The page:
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    • #2907


      Eight forayers started from Great Ayton , our group this time included Mid-Yorks group member Mal Greaves , the mycena expert . A drying wind on the western slopes at Cliff Ridge Wood meant there was little up . Slightly more fungi was found on the climb up to our excellently chosen lunch spot in Newton Woods with a magnificent view of Roseberry Topping . A choice had to be made of which route to go back , fortunately we chose the one through a field with an abundance of wax caps , 5 or 6 varieties, several differing club fungi and some other grassland species . Jill was handed a group of quercus petrae acorn cups one of which had strange orange powder in it . Her excellent research skills showed it as a possible Red Data list rust species with only 5 or 6 UK records from Wales , cronartium quercuum ( = uredo quercus ) .

      We had views of Captain Cook’s boyhood home and his memorial on top of Easby Moor on our descent . In the village where we parked there was a shop with an odd name , Worthy Pe(a)rson . Jill went in as did Tom but Alan and I weren’t allowed , we had to settle for the Royal Oak Hotel and a pint and a pot of Earl Grey tea !

      Mike C

    • #2914


      Our foray had been on/off many times since Sally first proposed it last year . After not getting permission from Sir Humphry to foray inside the castle grounds , although she did have a personal invitation , we proposed a walk around the Chillingham Estate on the permissive paths there . It went ahead with 10 more Northerly members , with the exception of Rhona and John who happened to be camping nearby . It also included new recruit Sheila Lillie , who has a good knowledge of fungi being taught by Roy Watling .

      A successful foray ensued with only a brief shower and excellent views of the surrounding hills etc. plus close ups of the famous Chillingham Wild Cattle that have lived there for over 700 years and are the sole survivors of ancient cattle that once roamed the forests of Britain .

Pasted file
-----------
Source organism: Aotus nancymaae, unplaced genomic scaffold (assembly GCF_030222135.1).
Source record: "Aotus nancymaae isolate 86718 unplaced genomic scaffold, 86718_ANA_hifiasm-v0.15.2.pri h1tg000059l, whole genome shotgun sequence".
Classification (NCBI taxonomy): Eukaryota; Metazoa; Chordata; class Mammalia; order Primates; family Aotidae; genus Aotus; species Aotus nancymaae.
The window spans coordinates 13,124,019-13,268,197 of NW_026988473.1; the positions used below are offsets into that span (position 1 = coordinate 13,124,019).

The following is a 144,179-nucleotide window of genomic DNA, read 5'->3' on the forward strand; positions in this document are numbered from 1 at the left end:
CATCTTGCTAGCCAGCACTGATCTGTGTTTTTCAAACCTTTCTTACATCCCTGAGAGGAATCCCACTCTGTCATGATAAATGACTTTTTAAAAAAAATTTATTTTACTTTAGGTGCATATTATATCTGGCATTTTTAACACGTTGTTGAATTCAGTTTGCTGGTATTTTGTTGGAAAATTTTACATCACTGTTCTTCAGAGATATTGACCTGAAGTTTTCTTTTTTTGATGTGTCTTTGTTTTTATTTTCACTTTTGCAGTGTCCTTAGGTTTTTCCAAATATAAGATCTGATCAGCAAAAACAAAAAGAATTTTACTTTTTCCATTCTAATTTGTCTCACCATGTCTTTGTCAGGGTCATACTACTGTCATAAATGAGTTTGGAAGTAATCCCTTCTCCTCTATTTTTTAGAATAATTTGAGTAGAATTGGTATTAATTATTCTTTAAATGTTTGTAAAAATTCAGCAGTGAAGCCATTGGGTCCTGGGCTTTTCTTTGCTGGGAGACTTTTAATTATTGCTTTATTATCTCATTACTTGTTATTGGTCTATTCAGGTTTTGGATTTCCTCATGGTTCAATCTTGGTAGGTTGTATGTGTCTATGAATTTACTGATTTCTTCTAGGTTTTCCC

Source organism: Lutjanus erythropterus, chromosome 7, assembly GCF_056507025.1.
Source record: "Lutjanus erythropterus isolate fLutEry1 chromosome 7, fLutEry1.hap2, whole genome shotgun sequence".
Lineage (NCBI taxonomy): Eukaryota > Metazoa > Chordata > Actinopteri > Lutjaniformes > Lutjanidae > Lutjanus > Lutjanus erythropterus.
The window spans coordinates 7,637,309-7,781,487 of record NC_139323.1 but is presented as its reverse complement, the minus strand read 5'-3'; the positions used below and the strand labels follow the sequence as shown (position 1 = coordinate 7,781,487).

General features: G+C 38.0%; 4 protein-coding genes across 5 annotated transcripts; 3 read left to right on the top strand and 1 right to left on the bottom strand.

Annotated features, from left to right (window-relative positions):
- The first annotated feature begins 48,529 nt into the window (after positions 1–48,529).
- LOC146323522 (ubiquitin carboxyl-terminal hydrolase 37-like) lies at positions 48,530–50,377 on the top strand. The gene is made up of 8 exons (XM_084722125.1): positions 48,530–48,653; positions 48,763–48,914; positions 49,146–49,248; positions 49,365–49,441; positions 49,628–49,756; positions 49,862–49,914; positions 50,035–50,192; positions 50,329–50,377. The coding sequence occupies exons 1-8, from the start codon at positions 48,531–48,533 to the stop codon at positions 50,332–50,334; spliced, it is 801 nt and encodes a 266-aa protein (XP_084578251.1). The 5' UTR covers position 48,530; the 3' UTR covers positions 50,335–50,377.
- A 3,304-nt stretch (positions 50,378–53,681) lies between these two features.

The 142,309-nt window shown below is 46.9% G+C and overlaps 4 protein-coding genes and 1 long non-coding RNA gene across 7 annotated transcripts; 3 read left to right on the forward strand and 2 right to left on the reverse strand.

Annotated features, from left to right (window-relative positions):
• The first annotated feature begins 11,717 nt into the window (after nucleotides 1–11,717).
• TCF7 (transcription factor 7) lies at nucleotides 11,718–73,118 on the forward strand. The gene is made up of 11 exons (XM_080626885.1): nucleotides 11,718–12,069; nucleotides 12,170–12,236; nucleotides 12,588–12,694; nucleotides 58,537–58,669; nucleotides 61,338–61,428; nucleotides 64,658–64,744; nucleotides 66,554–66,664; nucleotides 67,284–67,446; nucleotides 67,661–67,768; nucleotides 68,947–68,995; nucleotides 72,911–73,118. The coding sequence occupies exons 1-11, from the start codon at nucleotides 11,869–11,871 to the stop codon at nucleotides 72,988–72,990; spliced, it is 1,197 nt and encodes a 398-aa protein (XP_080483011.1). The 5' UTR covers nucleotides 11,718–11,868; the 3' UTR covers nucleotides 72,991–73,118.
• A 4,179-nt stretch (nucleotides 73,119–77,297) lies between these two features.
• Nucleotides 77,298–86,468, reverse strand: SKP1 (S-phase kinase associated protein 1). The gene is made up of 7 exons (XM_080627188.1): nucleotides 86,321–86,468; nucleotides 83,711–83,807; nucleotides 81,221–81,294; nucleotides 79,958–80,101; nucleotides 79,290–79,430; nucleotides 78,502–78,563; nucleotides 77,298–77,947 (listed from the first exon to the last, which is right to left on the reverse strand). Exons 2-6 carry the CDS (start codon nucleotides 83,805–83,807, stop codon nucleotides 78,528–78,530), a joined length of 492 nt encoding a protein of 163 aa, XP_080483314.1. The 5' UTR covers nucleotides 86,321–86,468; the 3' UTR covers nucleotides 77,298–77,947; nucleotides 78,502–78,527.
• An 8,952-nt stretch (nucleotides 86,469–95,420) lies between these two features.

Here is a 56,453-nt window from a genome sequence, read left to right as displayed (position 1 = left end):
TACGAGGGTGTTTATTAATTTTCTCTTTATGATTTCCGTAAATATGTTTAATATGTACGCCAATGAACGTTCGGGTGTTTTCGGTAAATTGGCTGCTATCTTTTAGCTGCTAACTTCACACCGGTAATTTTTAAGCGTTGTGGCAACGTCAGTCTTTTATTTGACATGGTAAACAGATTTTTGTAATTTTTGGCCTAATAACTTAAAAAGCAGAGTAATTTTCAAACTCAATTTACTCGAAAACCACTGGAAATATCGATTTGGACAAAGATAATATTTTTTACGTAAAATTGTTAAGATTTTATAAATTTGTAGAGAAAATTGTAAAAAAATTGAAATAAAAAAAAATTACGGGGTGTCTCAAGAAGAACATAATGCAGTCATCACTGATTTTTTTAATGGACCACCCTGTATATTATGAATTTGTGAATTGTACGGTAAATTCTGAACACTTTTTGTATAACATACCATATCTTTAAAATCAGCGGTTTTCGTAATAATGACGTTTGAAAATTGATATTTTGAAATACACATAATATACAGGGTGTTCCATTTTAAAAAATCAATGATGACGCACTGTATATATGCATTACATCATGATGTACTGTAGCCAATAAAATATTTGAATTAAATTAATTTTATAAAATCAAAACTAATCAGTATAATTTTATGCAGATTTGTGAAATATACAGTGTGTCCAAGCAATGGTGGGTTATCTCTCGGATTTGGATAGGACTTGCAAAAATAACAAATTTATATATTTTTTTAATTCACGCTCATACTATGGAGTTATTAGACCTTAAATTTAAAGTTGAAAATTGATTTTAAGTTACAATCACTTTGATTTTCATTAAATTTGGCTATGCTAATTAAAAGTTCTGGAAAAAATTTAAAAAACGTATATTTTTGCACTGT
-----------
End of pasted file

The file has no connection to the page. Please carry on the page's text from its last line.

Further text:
Members , unusually , all went upslope from the initial FP through the woods , thus confusing Keith and Sheila who continued along the bottom and thinking we were ahead tried to catch up and thus ended further and further away from the main group . Frantic phone calls and grid references eventually restored calm .

      Some old trees provided interesting finds , including Dog Stinkhorn , many russulas and tricholomas and a possible seafaring cortinarius . There were further discussions about kuehneromyces mutabilis / galerina marginata continued from Hareshaw Linn ! Lunch for some was on large hay bales , afterwards we proceeded upwards through pines etc. and along forest tracks . Dom found his usual Ear Pick fungus and Snaketongue Truffleclub amongst the pines and along the path the Common Bird’s Nest fungus was observed as was the pure White Domecap , lyophyllum connatum .

      Excitingly we saw a herd of deer leaping across the fields and Sally found a young adder in the middle of the path which she lifted to the side . Unfortunately she soon realised it had probably been stood on , there were 3 hefty forayers marching ahead of us , she thought it’s neck was broken . Even the sun brought no life to it so she took it home for son Joe to see . Incidentally in March , around the same spot , there was a dead piglet lying on the track , no farms nearby , all very spooky…….

      There was a short cut back which went near the Chillingham Wild Cattle . I was prepared to venture on it , but everyone else thought better of it , could it have been the numerous graphic signs of a person being gored with blood dripping that deterred them

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